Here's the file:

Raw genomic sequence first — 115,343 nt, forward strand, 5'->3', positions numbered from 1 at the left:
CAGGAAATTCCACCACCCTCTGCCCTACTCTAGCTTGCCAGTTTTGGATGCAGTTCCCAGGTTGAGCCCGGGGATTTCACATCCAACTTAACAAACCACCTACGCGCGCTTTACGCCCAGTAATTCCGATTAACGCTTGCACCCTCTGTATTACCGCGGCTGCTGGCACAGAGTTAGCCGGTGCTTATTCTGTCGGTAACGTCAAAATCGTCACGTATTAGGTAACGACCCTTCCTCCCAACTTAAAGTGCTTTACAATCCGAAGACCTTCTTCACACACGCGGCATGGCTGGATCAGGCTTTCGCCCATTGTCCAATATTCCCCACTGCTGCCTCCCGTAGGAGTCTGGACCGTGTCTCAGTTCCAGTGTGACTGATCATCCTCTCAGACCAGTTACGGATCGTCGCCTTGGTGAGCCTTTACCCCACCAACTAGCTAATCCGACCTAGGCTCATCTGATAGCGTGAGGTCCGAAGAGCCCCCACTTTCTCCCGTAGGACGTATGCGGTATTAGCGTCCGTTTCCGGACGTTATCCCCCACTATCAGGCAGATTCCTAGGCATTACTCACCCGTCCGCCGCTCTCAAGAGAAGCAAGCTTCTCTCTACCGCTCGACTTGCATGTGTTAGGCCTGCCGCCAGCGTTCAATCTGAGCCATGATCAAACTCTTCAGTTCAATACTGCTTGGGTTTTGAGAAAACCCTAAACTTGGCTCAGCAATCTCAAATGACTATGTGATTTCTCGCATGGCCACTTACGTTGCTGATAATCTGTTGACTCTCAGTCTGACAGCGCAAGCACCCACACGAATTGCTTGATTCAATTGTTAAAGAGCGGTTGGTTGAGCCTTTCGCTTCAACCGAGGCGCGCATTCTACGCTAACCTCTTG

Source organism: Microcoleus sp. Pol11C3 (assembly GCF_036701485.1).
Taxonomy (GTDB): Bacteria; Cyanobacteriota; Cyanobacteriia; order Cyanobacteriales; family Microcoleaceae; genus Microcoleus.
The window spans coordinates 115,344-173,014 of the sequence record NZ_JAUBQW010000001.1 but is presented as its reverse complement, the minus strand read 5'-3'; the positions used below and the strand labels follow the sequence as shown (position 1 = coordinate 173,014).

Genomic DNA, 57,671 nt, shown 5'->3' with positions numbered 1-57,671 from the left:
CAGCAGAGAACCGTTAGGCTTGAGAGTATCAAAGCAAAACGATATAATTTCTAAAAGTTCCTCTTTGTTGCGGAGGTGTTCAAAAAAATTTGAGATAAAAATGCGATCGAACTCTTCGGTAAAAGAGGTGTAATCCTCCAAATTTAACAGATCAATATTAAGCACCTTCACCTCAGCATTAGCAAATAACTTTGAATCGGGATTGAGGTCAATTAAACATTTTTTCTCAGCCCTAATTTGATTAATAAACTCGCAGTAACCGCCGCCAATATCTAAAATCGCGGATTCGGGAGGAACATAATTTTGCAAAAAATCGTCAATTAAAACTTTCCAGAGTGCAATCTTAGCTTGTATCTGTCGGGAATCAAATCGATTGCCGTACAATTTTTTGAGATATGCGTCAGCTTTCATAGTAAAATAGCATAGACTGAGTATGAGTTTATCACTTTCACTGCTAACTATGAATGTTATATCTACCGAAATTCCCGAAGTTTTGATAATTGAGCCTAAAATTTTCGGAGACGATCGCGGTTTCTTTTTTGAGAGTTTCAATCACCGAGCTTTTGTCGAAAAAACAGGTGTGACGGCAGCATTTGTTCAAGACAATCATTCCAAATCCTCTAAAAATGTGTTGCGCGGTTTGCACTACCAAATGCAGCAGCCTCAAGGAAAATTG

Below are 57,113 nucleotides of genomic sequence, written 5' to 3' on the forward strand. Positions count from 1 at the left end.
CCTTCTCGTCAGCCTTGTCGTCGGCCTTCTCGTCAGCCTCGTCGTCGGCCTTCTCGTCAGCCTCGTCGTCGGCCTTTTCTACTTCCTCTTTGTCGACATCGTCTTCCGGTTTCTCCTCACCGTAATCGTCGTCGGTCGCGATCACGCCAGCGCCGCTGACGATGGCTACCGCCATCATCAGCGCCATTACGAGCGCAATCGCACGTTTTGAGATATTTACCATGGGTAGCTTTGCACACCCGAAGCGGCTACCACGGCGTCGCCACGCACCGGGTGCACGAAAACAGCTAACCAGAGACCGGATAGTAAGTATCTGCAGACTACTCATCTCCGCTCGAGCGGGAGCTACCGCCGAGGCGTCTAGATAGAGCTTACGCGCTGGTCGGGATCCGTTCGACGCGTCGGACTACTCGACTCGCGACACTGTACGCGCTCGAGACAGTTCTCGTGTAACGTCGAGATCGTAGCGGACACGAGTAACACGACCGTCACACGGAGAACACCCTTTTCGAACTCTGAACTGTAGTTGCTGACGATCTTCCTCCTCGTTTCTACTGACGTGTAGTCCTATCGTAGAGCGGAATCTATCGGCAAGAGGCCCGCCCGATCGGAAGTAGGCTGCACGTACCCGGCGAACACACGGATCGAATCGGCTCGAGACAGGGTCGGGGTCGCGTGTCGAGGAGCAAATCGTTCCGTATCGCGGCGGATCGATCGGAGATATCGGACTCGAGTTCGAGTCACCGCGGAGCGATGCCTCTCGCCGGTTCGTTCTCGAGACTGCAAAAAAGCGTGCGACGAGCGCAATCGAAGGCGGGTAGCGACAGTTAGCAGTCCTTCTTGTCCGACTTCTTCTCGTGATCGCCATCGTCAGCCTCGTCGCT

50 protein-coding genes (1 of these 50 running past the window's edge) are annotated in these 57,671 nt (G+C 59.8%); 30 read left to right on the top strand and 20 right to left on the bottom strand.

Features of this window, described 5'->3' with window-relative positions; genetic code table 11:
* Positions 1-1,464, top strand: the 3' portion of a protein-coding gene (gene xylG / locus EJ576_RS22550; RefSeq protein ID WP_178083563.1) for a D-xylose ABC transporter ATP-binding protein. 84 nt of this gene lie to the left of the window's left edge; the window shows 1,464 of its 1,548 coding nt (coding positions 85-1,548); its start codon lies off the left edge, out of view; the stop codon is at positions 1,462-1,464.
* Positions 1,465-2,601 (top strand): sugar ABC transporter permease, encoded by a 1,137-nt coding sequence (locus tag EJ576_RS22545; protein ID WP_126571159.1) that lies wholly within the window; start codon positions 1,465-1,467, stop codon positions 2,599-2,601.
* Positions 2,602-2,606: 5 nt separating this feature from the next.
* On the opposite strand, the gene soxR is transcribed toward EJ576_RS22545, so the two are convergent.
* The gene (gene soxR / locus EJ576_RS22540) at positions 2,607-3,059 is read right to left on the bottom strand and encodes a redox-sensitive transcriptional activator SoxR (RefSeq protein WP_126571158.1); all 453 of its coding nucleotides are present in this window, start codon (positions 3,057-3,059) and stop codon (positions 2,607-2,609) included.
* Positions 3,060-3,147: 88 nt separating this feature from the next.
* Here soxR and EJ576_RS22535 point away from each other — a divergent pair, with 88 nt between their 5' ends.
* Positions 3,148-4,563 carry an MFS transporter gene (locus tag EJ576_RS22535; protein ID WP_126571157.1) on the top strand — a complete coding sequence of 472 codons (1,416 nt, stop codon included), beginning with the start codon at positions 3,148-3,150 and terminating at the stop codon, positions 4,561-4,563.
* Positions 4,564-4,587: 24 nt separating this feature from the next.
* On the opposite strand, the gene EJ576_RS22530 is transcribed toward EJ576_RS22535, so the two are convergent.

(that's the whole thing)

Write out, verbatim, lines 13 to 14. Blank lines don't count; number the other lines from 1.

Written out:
* Positions 1,465-2,601 (top strand): sugar ABC transporter permease, encoded by a 1,137-nt coding sequence (locus tag EJ576_RS22545; protein ID WP_126571159.1) that lies wholly within the window; start codon positions 1,465-1,467, stop codon positions 2,599-2,601.
* Positions 2,602-2,606: 5 nt separating this feature from the next.